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Cover Story February 4th, 2010

  Untitled Document
cover

by lyle e davis


With all the economic troubles this nation has had recently, perhaps it’s time to revisit an historic idea and, perhaps, bring it back.

Remember the old Homestead Law?

It was probably one of the most important acts for the welfare of the people ever passed in the United States. It stimulated the movement of large masses of people into the undiscovered, unclaimed (other than by the government) lands of the continent.

Thousands of people flocked to these lands. Under this law any man or woman twenty-one years old or the head of a family could have 160 acres of land by living on it five years and paying about eighteen dollars in fees. For the first eighty years of United States history there were no free homesteads. The settlers were obliged to buy their land. The price was low but they were often very poor and in many cases lost their land after living upon and improving it because they had no money to pay for it.

In 1852 a party, called the Free Soil party, demanded free homesteads for the people. In 1854 the first free homestead bill was introduced in Congress by Congressman Galusha A. Grow of Pennsylvania. The people of the West and poor people everywhere were in favor of the bill. There was strong opposition to it, however.

The first Homestead Act required the settler to pay twenty-five cents an acre for his land and was passed in 1860. This bill was vetoed by President Buchanan. It was not until May 20, 1862, that the free Homestead Act was finally passed and signed by President Abraham Lincoln. The law took effect on January 1, 1863. They were also required to live on the land, build a home, make improvements and farm the land before they could own it outright. Alternatively, the homesteader could purchase the land for $1.25 per acre after having lived on the land for six months.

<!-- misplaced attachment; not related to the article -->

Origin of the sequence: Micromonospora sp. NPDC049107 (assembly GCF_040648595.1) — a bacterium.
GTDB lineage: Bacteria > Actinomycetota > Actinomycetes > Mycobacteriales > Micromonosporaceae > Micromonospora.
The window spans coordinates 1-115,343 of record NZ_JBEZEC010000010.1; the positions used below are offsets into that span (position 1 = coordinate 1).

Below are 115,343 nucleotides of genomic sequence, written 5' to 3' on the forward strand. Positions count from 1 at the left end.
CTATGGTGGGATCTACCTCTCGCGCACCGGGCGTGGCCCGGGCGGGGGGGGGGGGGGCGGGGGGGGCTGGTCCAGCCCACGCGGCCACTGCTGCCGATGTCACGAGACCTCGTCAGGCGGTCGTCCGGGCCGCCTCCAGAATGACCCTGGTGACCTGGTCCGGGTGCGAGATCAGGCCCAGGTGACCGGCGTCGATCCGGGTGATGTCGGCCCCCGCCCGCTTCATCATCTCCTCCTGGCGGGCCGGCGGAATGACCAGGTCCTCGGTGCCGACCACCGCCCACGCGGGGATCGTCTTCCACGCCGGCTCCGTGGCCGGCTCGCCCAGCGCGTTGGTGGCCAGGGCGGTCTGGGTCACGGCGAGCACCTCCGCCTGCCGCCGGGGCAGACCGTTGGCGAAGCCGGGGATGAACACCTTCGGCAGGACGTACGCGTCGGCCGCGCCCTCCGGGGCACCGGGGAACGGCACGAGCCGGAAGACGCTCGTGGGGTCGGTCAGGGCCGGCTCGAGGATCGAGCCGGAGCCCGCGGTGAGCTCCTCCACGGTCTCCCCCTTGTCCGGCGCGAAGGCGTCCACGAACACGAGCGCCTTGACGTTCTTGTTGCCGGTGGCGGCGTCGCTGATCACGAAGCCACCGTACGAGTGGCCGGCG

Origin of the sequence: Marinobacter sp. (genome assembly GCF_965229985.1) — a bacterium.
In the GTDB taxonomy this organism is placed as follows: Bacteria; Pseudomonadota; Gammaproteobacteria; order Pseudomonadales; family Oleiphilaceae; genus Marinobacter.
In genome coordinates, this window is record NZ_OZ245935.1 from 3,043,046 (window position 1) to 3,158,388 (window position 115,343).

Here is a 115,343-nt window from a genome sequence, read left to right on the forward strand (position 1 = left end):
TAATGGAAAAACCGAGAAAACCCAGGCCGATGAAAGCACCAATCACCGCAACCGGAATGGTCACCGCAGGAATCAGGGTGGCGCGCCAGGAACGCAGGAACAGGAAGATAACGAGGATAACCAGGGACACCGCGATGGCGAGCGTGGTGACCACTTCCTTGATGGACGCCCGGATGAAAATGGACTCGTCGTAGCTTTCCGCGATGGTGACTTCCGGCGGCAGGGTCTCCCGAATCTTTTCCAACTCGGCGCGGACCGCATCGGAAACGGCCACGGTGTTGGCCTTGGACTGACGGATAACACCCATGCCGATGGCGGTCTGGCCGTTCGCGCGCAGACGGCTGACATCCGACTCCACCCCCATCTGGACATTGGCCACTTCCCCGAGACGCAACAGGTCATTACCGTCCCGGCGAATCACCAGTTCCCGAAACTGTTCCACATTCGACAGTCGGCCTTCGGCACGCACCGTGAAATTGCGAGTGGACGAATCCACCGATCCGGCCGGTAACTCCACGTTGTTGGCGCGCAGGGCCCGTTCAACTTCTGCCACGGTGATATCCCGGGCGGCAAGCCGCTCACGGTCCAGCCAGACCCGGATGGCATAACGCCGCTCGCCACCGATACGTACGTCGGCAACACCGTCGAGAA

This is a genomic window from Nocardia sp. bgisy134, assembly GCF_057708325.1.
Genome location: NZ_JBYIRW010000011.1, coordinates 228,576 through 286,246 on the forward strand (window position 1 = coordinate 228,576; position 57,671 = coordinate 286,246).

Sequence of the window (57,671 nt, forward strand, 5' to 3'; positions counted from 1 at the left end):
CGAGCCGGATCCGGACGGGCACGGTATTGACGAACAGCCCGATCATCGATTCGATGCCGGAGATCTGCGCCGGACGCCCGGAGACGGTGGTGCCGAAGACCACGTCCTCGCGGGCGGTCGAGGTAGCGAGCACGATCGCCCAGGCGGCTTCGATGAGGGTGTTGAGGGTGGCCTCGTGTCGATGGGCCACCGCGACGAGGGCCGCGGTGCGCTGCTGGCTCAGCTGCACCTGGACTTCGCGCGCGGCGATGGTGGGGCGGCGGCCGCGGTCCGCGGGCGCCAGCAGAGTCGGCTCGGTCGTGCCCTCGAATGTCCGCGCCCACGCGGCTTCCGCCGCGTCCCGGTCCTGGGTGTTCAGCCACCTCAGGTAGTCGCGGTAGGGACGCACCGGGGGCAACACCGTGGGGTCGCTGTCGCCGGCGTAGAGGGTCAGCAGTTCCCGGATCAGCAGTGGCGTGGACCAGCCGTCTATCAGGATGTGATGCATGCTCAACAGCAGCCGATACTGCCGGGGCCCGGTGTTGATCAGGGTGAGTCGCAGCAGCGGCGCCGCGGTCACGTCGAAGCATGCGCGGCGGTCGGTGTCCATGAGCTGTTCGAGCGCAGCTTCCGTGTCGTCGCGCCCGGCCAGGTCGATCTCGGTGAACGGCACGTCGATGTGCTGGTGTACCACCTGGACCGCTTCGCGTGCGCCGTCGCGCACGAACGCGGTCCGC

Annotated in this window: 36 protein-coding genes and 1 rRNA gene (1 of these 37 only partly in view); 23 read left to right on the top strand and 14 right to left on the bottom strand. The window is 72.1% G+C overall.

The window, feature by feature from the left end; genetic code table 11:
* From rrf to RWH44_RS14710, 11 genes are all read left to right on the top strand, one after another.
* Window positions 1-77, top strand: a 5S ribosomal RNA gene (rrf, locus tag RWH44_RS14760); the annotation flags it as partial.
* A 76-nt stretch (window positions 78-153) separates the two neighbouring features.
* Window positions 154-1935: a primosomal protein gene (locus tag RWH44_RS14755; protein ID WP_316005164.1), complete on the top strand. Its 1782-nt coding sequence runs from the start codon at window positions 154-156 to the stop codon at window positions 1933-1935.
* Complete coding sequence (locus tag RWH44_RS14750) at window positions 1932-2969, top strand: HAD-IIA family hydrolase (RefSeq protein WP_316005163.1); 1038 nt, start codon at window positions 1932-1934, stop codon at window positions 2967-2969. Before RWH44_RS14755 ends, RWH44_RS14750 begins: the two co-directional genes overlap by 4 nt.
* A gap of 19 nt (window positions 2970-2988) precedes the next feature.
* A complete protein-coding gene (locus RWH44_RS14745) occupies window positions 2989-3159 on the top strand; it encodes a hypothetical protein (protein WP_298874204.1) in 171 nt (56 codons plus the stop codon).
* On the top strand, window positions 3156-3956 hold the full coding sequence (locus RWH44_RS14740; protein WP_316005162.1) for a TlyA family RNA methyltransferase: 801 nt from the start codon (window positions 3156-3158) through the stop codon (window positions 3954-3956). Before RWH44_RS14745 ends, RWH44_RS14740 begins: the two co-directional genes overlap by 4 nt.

The first free homestead in the United States was taken by Daniel Freeman on Cub Creek in Gage County, Nebraska, about five miles northwest of present day Beatrice. Daniel Freeman was born in Ohio in 1826, and moved with his parents to Illinois in 1835. He was intensely interested in the free homestead bill from the time it was first introduced in Congress. Year after year he watched its progress and hoped for its passage and many times said that he wished to be the first man to take a homestead. When the free homestead bill was signed, Daniel Freeman was a soldier in the Union army. A few months later he was given a brief furlough and came to Nebraska to look over the beautiful country, then lying vacant, for a home. He found the place that suited him and started for the nearest United States land office, which was then at Brownville, Nebraska, arriving there December 31, 1862. The little town was thronged with settlers who had come there to take land. That night there was a New Year's Eve party at the hotel, which was attended by all.